Attribute 8: Self-awareness and emotional intelligence

    Graduates are self-aware and reflective; they are flexible and resilient and have the capacity to accept and give constructive feedback; they act with integrity and take responsibility for their actions.

  • Learning Resources
    Required Resources
    There is no textbook for this course.
    The required resources for this course (eg. readings) will be provided on MyUni.
    Online Learning
    MyUni is an important learning tool and means of communication and knowledge exchange in this course. MyUni provides students
    with course materials, announcements, and many other features to help manage their study. MyUni is also used for all assessment information and submission of assignments.
  • Learning & Teaching Activities
    Learning & Teaching Modes
    Students undertaking this course will be required to complete some pre-departure preparatory work on campus. This will take the form of two seminars – one introducing the development context of Vietnam and explaining the structure of the course, the other briefing students on culturally appropriate behaviour, risk management and code of conduct. Students are expected to complete the majority of the preparatory reading (relatively limited as most content is based on case studies and observational/action research) prior to departure. While away, the structure of learning is as follows: A one hour seminar discussion introduces the site visit/case study along with the related key themes and topics for the module. Seminars will also involve discussion and guidance on what kind of questions students should be asking their hosts on site visits. Seminar discussions are followed up by visits to the case study sites, which allow students to develop a first-hand understanding and real world application of the theoretical concepts of international development. The site visit is followed up with a second hour-long seminar in which students work in small discovery groups to share their observations and discuss implications for their analytical report – all students will give a formal oral presentation of work in progress during the latter sessions. Students are expected to attend all sessions and site visits. Any students who miss sessions due to illness will be supported to catch up by teaching staff and their discovery small group. Pastoral support will be provided by teaching staff and tour hosts to ensure students are well equipped to manage any challenges associated with travelling to a new country (culture shock, homesickness etc). Language support will be provided by local host.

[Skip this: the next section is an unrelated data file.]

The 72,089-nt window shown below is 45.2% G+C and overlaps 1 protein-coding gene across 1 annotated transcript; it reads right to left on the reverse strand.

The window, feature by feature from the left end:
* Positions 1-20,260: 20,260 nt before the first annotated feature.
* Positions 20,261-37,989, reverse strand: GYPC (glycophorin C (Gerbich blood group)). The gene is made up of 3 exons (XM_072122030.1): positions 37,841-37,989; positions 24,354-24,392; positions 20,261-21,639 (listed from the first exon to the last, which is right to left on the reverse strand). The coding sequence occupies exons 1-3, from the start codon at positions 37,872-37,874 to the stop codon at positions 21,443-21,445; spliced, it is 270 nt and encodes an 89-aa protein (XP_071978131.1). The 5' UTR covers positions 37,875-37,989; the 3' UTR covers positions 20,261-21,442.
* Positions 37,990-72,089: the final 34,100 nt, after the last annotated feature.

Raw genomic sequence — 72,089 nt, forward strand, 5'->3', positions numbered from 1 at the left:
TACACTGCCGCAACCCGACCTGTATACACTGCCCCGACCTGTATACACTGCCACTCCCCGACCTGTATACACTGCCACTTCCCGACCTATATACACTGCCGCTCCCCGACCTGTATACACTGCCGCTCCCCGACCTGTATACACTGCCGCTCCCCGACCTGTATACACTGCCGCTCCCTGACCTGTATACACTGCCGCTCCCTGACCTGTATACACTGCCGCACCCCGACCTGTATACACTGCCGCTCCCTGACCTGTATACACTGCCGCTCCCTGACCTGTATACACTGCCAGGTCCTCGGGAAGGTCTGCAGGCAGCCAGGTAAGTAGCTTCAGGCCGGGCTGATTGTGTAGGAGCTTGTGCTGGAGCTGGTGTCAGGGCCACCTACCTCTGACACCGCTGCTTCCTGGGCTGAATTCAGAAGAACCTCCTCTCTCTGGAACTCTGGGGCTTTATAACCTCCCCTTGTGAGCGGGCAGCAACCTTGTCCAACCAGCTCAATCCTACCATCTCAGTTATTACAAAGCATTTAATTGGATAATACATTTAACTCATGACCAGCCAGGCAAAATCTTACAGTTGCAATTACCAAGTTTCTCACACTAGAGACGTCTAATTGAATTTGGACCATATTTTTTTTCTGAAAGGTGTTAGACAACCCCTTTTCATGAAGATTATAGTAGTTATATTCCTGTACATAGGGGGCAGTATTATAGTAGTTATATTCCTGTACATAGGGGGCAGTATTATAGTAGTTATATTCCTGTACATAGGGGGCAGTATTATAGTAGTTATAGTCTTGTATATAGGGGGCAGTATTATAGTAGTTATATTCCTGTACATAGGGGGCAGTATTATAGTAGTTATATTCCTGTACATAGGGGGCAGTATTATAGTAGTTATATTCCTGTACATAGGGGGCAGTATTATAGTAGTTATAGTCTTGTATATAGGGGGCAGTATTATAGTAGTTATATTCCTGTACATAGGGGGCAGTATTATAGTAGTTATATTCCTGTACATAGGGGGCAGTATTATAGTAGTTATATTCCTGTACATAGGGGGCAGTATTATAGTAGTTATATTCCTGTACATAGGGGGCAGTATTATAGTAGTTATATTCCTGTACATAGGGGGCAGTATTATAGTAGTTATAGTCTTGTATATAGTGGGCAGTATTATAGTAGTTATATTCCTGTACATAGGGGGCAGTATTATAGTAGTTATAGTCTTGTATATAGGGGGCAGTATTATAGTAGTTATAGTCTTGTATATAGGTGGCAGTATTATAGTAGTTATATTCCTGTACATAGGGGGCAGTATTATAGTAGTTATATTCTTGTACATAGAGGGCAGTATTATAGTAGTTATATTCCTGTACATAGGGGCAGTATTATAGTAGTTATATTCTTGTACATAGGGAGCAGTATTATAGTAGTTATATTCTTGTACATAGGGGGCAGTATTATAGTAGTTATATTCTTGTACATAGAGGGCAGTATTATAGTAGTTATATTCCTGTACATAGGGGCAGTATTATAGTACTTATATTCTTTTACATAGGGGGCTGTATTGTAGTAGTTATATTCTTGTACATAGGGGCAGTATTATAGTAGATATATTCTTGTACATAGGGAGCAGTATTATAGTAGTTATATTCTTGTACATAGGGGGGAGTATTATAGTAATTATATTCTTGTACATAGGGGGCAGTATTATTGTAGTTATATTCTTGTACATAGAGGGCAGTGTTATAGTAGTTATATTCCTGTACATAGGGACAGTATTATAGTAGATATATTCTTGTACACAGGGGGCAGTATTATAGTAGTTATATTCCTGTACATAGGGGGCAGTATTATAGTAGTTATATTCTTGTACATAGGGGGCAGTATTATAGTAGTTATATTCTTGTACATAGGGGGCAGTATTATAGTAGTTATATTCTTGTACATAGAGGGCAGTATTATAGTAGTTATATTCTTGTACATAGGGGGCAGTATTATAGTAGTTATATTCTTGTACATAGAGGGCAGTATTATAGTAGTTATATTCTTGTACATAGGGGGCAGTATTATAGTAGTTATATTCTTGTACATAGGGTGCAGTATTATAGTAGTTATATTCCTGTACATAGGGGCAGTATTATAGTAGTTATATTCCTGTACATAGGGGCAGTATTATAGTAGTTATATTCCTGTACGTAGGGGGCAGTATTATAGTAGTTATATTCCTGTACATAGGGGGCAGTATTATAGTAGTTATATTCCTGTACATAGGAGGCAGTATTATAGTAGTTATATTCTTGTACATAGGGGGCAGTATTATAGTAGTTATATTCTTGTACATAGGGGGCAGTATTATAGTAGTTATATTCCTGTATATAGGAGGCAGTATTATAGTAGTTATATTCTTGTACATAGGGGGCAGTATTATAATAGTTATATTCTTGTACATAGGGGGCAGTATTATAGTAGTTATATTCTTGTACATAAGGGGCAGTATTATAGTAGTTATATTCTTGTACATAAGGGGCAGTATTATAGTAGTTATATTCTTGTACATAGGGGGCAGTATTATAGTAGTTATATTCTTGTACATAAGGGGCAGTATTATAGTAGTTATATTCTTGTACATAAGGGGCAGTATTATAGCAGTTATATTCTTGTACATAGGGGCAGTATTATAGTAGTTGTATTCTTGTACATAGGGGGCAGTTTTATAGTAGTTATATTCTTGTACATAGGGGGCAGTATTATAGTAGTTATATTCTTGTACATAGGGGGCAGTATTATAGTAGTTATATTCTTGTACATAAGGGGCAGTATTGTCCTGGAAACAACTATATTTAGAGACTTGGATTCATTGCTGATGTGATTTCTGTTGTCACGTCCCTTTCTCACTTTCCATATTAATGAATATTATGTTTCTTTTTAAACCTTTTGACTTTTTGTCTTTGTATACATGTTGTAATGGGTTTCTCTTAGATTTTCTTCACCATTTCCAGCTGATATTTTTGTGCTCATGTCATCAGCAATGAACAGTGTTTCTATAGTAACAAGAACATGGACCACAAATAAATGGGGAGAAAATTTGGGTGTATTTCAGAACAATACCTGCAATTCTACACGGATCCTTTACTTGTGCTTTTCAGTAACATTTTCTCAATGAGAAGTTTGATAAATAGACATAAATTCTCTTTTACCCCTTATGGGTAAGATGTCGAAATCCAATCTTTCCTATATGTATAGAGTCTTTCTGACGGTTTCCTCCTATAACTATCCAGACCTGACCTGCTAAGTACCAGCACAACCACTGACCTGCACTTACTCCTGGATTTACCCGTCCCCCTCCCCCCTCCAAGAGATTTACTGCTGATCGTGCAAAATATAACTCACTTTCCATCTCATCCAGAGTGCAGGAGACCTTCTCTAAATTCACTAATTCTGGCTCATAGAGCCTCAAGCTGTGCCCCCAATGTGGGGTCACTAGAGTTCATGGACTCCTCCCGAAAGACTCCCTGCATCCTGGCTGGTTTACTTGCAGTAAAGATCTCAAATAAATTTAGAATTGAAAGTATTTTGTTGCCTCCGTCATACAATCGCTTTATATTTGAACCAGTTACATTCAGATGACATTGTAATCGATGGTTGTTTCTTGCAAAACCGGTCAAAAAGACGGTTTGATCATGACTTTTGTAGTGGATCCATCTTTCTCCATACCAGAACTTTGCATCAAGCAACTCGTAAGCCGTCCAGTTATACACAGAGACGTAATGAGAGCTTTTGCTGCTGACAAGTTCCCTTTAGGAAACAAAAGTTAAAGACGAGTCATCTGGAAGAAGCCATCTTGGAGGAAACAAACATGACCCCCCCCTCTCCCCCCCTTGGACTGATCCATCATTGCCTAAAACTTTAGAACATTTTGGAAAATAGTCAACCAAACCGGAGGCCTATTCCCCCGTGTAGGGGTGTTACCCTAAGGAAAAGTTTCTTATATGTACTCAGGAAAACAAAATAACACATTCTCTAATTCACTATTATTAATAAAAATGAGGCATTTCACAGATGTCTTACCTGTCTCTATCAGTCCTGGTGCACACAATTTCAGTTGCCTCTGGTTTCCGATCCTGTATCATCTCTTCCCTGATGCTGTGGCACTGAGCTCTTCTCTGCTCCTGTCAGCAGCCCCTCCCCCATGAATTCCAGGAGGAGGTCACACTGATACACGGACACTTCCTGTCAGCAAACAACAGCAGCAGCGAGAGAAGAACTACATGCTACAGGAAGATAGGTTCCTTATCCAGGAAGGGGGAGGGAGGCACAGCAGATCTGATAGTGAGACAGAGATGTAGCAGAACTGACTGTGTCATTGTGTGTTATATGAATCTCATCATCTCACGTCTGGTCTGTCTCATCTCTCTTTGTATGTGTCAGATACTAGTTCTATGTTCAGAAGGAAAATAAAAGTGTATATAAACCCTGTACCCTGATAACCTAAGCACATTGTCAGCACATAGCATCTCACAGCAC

The information below is provided as a guide to assist students in engaging appropriately with the course requirements.

    3 x 2 hour seminars (2 pre-departure and 1 post tour) 6 hours per semester
    9 x 2 hour seminars (held during the three week study tour) 18 hours per semester
    9 x 5 hour (approx.) site visits (during three week study tour) 45 hours per semester
    Reading and seminar preparation 40 hours per semester A
    ssignment preparation 47 hours per semester
    TOTAL = 156 hours per semester
    Learning Activities Summary
    Some learning activities will take place prior to the tour (eg. 2 pre-tour seminars; and required readings). The course is conducted in Hanoi, Hue and Ho Chi Minh City in Vietnam. Learning activities are provided through seminars and field visits.

    Topics: poverty and development; climate change; sustainable agriculture and forestry; gender and development; community-based tourism and ecotourism.

    Field visits:
          From Hanoi: Da Bac village with a focus on community-based tourism
          From Hue: Phong Dien Natural Reserve with a focus on community forestry
          From Ho Chi Minh City: Mekong River delta with a focus on sustainable agriculture/fisheries; and dams and development

    There will be a debrief and reflection seminar after the return from the study tour.